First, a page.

I grew up loving stand-up comedy ever since I was a kid. Unlike most other kids I knew, my parents were more open minded and permissive than other parents with what my brother and I were allowed to watch on TV or at the movies. My Dad took us to see Ridley Scott’s ALIEN when I was in the second grade and took us to An American Werewolf in London in fourth grade, cool like that. My house was the cool house for kids to spend the night on weekends back in the day. Growing up in the 1970s and 80s, the moment Betamax hit the market was the beginning of my stand-up comedy education. Redd Foxx, George Carlin, and Richard Pryor got plenty of airtime at Casa de Sandoval. I was buying stand-up comedy cassettes and would record the Dr Demento Show on my portable tape recorder each and every Sunday night. It was practically a religion to me.
When I got to Los Angeles after getting out the Navy, Bill Hicks was my favorite comedian because he truly seemed to fit with my worldview at the time. I’m still in touch with plenty of my old shipmates after all these years. Men that I consider my brothers, just like real family, and we argue and bicker just as much today as we did back in the early 90s. One of the things we bickered and argued about was about the whole “love it or leave it” attitude that plenty of Americans tend to exhibit. Thinking about it more, now it’s worse than ever because of this whole Trump phenomenon.
But I’m a believer in liberty and freedom, and contrary to popular belief, they’re not necessarily the same thing. It’s been my observation and experience that the people who overuse the word “freedom” are not to be trusted. Because more often than not, they seem to be obsessed with taking yours away all because they don’t understand the difference between symbol & substance. Well let me clear it up for you, “freedom” is a concept that involves a whole country and all of the people within it. As where “liberty” is more about the rights of the individual. Fundamentally, the United States is considered a “free country”, and in a free society it is the right of individual liberty and personal sovereignty that reigns supreme. Which brings me to symbol and substance. In our free society, it is our Constitution that is supposed to be what guarantees our national freedom and individual liberty. That’s what makes the Constitution of the United States of America the substance that binds us as a nation. The flag, on the other hand, is a symbol of the promise of equality as a constitutional republic for which it stands, one nation indivisible. It’s the symbol, not to be confused with the substance.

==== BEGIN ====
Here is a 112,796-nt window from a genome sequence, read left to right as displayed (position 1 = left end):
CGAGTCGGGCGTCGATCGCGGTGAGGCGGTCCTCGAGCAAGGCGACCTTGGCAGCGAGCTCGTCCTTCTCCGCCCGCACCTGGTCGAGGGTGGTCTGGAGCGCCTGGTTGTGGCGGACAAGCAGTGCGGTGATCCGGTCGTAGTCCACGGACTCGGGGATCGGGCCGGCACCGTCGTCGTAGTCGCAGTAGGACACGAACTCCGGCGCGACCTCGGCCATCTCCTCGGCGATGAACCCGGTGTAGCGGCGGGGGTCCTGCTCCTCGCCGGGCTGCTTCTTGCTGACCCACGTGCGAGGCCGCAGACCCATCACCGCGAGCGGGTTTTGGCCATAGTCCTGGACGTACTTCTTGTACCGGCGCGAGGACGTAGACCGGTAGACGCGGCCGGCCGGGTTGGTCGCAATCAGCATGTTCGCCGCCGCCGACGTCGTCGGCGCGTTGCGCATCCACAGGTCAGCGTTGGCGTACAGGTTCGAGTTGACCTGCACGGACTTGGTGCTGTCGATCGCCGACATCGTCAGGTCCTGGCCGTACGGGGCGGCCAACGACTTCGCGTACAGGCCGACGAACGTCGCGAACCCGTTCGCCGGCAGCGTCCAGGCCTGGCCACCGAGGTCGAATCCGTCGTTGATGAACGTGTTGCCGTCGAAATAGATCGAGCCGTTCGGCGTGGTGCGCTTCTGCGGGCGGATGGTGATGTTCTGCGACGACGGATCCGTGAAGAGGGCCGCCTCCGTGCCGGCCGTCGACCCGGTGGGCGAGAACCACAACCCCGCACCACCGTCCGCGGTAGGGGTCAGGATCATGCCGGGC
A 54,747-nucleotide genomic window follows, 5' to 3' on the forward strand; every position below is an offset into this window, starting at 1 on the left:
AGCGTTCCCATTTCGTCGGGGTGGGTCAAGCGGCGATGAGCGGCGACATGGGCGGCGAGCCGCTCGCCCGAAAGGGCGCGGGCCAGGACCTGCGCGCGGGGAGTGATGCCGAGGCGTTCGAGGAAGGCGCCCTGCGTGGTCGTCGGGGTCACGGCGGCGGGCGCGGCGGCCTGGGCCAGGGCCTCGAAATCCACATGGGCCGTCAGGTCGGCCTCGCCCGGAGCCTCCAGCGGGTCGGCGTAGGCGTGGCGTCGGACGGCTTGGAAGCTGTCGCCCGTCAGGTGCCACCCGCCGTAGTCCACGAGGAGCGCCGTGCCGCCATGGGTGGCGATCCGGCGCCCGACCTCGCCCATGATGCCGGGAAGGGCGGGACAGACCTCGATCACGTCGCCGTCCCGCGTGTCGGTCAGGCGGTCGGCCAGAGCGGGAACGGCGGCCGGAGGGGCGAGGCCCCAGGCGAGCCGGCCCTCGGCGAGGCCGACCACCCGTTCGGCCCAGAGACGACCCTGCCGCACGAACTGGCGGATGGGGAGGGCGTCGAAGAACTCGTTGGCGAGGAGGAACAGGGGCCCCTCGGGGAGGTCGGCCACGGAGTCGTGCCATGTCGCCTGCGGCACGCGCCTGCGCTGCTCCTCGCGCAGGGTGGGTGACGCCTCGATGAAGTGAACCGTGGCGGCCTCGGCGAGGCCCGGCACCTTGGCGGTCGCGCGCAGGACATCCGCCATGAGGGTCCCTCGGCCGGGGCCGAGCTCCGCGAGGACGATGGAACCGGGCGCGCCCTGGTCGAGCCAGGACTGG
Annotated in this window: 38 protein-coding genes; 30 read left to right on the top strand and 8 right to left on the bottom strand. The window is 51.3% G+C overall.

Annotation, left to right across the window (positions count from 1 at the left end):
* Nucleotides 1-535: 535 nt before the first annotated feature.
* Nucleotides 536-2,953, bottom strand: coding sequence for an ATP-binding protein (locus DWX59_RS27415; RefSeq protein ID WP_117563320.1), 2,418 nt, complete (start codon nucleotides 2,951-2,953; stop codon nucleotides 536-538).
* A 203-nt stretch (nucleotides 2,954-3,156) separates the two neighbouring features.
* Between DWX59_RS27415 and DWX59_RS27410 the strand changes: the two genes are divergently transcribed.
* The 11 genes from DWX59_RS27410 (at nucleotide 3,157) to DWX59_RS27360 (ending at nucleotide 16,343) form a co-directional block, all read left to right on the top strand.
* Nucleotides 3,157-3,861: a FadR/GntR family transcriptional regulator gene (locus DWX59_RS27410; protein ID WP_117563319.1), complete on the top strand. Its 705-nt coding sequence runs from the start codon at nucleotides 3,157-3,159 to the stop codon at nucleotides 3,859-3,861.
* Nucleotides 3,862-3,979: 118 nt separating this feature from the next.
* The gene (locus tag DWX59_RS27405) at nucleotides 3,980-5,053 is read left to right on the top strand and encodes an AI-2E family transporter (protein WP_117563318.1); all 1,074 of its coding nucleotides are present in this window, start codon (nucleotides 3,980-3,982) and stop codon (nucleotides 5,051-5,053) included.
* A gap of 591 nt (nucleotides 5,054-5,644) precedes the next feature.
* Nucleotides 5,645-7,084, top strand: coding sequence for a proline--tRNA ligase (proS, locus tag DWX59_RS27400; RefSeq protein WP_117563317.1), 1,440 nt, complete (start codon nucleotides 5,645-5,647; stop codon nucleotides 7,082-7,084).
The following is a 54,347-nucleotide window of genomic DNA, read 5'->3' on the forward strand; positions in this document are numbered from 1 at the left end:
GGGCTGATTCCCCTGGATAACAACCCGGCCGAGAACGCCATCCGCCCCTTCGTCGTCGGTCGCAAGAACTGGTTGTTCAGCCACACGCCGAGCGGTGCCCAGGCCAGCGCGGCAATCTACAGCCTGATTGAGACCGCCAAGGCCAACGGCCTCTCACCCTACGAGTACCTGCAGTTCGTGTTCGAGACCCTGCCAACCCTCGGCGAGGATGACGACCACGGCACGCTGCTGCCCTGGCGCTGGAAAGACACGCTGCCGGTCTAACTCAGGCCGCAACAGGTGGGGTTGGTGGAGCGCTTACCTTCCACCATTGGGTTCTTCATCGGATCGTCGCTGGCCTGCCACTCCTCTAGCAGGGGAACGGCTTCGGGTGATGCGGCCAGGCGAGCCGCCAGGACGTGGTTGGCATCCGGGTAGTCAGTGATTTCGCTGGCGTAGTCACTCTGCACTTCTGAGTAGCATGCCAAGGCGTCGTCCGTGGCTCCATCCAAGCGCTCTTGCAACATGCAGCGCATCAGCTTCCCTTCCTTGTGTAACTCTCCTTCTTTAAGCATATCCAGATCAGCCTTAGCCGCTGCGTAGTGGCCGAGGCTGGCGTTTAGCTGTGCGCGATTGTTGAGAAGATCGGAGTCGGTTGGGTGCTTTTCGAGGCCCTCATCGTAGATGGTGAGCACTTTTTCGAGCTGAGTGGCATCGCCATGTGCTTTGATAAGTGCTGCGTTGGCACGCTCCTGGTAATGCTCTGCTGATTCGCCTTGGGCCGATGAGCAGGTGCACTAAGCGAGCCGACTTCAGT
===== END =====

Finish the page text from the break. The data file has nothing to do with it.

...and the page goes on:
If I had a dollar for every time I witnessed a bunch of faketriots on social media telling other Americans to “love it or leave it,” and subsequently pontificating that the flag is what our military fought for, I could buy the New England Patriots and still have enough left over to sign Colin Kaepernick and punt Tom Brady to the bench out of sheer spite. By the way, he wasn’t kneeling, but doing a genuflect (learn the difference), during the national anthem over police violence and somehow it was all turned into an act of defiance against the military, the flag, and what our military personnel fought for. Well let me tell you this, when I took my solemn oath upon enlistment into the military, the oath that I swore was to uphold, support, and defend the Constitution of the United States of America from all enemies, foreign and domestic. Nowhere in that oath was either the flag nor the national anthem ever mentioned. The flag is a symbol of a promise and the Constitution (notice the capital “C”) is the substance of a guarantee.
We’re all free in this country to express ourselves individually, and this includes the right of an individual to burn the flag if they feel that neither their government nor their nation is living up to the promise that the symbol is supposed to represent. That right was fought for in the court system, all the way up through the Supreme Court of the United States of America. Before anyone goes keyboard commando about their right to beat up people who burn the flag that they think U.S. Military personnel fought for, no you don’t have that right. That would be called assault and battery and though the penalties vary from state to state, it can range from fines to imprisonment depending upon the severity of the offense and your criminal history. It’s not something that’s worth landing yourself in the pokey over. But since this blog post started in how I love stand-up comedy, particularly Bill Hicks, I’m just going to leave this right here.
MORE TO COME…
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